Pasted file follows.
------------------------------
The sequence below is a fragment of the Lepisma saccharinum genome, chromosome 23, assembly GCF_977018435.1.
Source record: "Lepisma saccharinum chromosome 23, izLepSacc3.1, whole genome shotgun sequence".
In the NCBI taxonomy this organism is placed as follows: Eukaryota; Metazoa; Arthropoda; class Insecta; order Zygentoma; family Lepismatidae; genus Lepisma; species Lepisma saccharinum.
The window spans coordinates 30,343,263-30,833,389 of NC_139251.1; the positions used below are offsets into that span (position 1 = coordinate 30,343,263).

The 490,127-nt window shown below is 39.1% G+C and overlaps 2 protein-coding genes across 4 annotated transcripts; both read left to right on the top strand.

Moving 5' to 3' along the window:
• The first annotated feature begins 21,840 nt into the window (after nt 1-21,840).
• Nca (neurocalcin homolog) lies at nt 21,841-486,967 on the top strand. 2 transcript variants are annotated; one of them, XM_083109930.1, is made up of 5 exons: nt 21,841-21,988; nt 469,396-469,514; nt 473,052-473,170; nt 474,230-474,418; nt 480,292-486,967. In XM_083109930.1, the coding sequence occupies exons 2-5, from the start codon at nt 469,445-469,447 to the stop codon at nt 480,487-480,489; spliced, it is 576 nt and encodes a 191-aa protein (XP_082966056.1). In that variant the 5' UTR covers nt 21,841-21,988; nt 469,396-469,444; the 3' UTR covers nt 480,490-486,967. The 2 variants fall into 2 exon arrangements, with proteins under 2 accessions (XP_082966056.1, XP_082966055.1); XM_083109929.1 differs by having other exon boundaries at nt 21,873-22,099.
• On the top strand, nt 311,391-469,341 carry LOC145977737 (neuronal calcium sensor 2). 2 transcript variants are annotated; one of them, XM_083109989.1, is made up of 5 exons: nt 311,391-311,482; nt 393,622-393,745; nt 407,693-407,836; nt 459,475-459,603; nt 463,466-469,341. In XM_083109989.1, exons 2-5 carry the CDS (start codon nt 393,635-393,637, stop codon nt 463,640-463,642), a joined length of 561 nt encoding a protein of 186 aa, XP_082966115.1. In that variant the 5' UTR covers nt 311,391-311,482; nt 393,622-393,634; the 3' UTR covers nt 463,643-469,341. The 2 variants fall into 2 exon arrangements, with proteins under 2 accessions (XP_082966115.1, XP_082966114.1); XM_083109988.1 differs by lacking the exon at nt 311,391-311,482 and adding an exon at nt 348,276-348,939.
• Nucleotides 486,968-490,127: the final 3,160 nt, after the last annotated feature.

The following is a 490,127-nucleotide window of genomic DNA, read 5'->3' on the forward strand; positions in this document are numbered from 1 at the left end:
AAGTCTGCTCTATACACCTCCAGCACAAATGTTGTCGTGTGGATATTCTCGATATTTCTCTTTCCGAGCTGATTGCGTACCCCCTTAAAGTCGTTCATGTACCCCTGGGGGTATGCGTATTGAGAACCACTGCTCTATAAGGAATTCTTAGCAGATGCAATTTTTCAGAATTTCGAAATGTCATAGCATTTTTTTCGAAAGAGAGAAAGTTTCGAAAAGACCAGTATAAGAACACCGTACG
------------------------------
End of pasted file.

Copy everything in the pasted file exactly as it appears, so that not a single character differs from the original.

The sequence below is a fragment of the Lepisma saccharinum genome, chromosome 23, assembly GCF_977018435.1.
Source record: "Lepisma saccharinum chromosome 23, izLepSacc3.1, whole genome shotgun sequence".
In the NCBI taxonomy this organism is placed as follows: Eukaryota; Metazoa; Arthropoda; class Insecta; order Zygentoma; family Lepismatidae; genus Lepisma; species Lepisma saccharinum.
The window spans coordinates 30,343,263-30,833,389 of NC_139251.1; the positions used below are offsets into that span (position 1 = coordinate 30,343,263).

The 490,127-nt window shown below is 39.1% G+C and overlaps 2 protein-coding genes across 4 annotated transcripts; both read left to right on the top strand.

Moving 5' to 3' along the window:
• The first annotated feature begins 21,840 nt into the window (after nt 1-21,840).
• Nca (neurocalcin homolog) lies at nt 21,841-486,967 on the top strand. 2 transcript variants are annotated; one of them, XM_083109930.1, is made up of 5 exons: nt 21,841-21,988; nt 469,396-469,514; nt 473,052-473,170; nt 474,230-474,418; nt 480,292-486,967. In XM_083109930.1, the coding sequence occupies exons 2-5, from the start codon at nt 469,445-469,447 to the stop codon at nt 480,487-480,489; spliced, it is 576 nt and encodes a 191-aa protein (XP_082966056.1). In that variant the 5' UTR covers nt 21,841-21,988; nt 469,396-469,444; the 3' UTR covers nt 480,490-486,967. The 2 variants fall into 2 exon arrangements, with proteins under 2 accessions (XP_082966056.1, XP_082966055.1); XM_083109929.1 differs by having other exon boundaries at nt 21,873-22,099.
• On the top strand, nt 311,391-469,341 carry LOC145977737 (neuronal calcium sensor 2). 2 transcript variants are annotated; one of them, XM_083109989.1, is made up of 5 exons: nt 311,391-311,482; nt 393,622-393,745; nt 407,693-407,836; nt 459,475-459,603; nt 463,466-469,341. In XM_083109989.1, exons 2-5 carry the CDS (start codon nt 393,635-393,637, stop codon nt 463,640-463,642), a joined length of 561 nt encoding a protein of 186 aa, XP_082966115.1. In that variant the 5' UTR covers nt 311,391-311,482; nt 393,622-393,634; the 3' UTR covers nt 463,643-469,341. The 2 variants fall into 2 exon arrangements, with proteins under 2 accessions (XP_082966115.1, XP_082966114.1); XM_083109988.1 differs by lacking the exon at nt 311,391-311,482 and adding an exon at nt 348,276-348,939.
• Nucleotides 486,968-490,127: the final 3,160 nt, after the last annotated feature.

The following is a 490,127-nucleotide window of genomic DNA, read 5'->3' on the forward strand; positions in this document are numbered from 1 at the left end:
AAGTCTGCTCTATACACCTCCAGCACAAATGTTGTCGTGTGGATATTCTCGATATTTCTCTTTCCGAGCTGATTGCGTACCCCCTTAAAGTCGTTCATGTACCCCTGGGGGTATGCGTATTGAGAACCACTGCTCTATAAGGAATTCTTAGCAGATGCAATTTTTCAGAATTTCGAAATGTCATAGCATTTTTTTCGAAAGAGAGAAAGTTTCGAAAAGACCAGTATAAGAACACCGTACG